Monaco GP 2022
After the high mid-level in Barcelona, Mercedes once again missed out on the top spot by seven tenths in Monaco. The engineers expected what looked like a throwback to the good old days. Monte Carlo was the most murderous place on the way back to the top.
Barcelona was a bright spot. Mercedes cut the difference to the top to an average of three tenths for all lap times. Even Lewis Hamilton was able to match Red Bull’s pace in the race, but no one noticed as he started the second lap 53secs late. Mercedes needed a regular racetrack to confirm the upward trend. But with Monte Carlo, I followed the most unusual route in the entire calendar.
The race in Spain has already shown progress despite everything, with the sore spot being the silver stocks. George Russell and Lewis Hamilton only lost their time in turns under 120 km/h with the profile hanging out. There are eleven such curves in Monte Carlo. Lots of bumps and hurdles lurking in the racing line. That’s not exactly the better side of the W13. not yet.
Five races down
In fast cornering, Mercedes already leads the level of Ferrari and Red Bull, but when more ground clearance and more suspension movement are required, the engineers are still inexperienced. “Our season has started again in Barcelona. Only now can we start looking at lap times and redefining the setup window. We are five races away in our competition. At a track like Monte Carlo, we first had to learn our car.”
Due to a lack of experience, Mercedes was set too low and too hard on the rumbling Monte Carlo track. The cars bounced so hard over the bumps that Lewis Hamilton suspected the liar was back. Which of course has nothing to do with the aerodynamic oscillation effect.
“The cars hit the ground because they were so stiff,” Wolff explained. The drivers had to take a lot of risks to make a big improvement in time. “Even with a perfect lap, we wouldn’t have gotten closer than six tenths of the cars ahead,” Hamilton lamented.
Stronger in the race than in the lap
Therefore, Mercedes deliberately and drastically changed the setup between the first and second practice session on Friday in order to achieve the greatest possible learning effect. “We then compiled the information for Saturday and did some fine-tuning,” chief engineer Andrew Shovlin explained. It was better but not good enough. In qualifying, George Russell was trailing first by 0.732 seconds.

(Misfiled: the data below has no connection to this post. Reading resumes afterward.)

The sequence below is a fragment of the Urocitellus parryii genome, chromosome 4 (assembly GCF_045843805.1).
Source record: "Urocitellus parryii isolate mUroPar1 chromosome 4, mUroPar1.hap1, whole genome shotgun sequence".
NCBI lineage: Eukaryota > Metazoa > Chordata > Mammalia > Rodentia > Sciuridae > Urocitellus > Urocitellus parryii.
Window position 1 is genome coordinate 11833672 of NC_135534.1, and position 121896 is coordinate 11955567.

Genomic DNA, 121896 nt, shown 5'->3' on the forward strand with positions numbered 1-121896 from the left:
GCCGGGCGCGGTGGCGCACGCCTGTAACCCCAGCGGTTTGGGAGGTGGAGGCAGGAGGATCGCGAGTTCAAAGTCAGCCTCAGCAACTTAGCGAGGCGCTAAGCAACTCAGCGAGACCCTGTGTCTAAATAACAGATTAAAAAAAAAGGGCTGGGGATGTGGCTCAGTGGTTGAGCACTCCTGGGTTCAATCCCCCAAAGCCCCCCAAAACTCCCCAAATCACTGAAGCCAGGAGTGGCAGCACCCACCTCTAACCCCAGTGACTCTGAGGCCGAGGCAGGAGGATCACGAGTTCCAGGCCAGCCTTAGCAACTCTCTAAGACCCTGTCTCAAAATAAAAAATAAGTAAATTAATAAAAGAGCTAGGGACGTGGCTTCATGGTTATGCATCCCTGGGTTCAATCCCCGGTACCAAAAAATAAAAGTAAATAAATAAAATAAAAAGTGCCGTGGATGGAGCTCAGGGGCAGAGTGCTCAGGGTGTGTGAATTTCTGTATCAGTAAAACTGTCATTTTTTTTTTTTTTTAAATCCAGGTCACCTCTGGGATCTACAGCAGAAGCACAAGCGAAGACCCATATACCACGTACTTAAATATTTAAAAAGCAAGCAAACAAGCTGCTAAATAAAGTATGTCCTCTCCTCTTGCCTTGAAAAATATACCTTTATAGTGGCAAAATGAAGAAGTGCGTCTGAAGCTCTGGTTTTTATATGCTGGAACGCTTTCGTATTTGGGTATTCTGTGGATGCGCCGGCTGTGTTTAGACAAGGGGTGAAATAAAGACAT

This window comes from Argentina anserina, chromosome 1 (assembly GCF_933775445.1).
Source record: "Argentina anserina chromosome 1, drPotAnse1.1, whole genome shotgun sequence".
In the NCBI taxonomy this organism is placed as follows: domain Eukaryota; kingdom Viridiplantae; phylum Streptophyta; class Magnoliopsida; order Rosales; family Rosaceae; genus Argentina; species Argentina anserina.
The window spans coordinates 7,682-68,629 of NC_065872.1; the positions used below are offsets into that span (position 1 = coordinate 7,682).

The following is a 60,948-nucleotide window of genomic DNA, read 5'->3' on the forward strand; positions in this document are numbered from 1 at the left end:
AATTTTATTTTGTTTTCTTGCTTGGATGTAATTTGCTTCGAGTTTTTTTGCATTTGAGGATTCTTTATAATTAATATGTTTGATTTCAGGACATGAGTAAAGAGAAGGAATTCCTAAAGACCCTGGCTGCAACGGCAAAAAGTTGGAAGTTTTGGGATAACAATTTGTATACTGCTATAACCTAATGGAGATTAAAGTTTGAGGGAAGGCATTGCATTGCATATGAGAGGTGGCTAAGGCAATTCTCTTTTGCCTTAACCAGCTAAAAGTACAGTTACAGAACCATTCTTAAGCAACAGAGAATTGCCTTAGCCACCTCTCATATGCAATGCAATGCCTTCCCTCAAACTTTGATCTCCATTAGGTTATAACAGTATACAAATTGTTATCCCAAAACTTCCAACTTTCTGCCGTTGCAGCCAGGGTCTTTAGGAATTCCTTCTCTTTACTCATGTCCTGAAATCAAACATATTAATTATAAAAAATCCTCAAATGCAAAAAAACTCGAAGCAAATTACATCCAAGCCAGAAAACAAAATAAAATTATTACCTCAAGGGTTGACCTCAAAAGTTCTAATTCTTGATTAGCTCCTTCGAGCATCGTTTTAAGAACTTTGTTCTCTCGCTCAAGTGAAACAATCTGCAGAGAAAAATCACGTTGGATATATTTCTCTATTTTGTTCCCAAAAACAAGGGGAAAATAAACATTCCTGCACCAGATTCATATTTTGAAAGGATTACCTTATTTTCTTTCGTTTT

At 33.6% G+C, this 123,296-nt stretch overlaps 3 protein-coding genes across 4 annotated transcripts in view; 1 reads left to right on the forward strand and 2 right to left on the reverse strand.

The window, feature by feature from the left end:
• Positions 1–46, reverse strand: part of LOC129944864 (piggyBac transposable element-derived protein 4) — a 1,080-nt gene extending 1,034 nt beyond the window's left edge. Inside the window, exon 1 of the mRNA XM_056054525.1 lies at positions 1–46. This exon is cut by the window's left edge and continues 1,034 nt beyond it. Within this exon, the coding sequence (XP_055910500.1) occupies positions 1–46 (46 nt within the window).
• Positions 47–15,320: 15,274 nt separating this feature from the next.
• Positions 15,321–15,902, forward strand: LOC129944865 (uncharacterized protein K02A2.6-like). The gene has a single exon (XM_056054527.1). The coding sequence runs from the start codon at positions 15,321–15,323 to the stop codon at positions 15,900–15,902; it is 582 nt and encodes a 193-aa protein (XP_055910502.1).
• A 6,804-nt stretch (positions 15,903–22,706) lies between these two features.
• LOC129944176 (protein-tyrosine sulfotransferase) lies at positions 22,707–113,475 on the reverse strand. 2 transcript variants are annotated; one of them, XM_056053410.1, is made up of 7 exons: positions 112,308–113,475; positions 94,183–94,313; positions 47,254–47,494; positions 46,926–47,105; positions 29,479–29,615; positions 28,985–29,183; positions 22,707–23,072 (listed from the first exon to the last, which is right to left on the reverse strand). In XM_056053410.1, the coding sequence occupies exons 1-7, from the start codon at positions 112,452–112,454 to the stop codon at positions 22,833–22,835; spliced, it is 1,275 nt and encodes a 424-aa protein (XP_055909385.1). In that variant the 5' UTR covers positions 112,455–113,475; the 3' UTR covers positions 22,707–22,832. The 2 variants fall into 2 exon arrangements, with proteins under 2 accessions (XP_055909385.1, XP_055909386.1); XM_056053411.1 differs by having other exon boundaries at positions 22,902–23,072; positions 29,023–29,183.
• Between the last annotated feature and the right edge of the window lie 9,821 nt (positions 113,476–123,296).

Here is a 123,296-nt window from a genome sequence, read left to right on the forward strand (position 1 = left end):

This is about the same distance Barcelona covered in one lap of the previous race, Schuvelin remembers. “We were much closer to that in the race. The long distances on Friday really indicated that we would look stronger on Sunday.” The question is whether Russell and Hamilton can do it from sixth and eighth on the grid as they did at Barcelona. Overtaking in Monte Carlo is a gamble even with new cars.
Team boss Toto Wolff stated: “Nothing from what we learned in Barcelona can help us in Monte Carlo. That’s why the result was almost predictable. We can fight for fifth and sixth again. Today Norris beat us there.” “Ground clearance was our biggest limitation today,” Russell confirmed. “We can’t be complacent about sixth on the grid, but it was the best we could get from our group.”
Hamilton in the wrong engine position
Russell put up a training duel against Hamilton at 4:3. He is a personal endorsement of the team’s newcomer but not too much complacency. “Our drivers are currently more focused on getting the car back to the front. As long as we haven’t made it through, the internal fencing is secondary,” said Shovlin.
Hamilton searched for the error in himself: “I should have done my first lap better, but I started to put the wrong engine. Then the red flags slowed me down because of Perez’s accident.”
Looking to the future, it will be some time before Mercedes becomes a winning car again. Internally, don’t expect that before the England Grand Prix. Because the following two racetracks also have a strange situation. “Baku and Montreal won’t get much easier. After all, the straits are longer and we’ve caught them there.”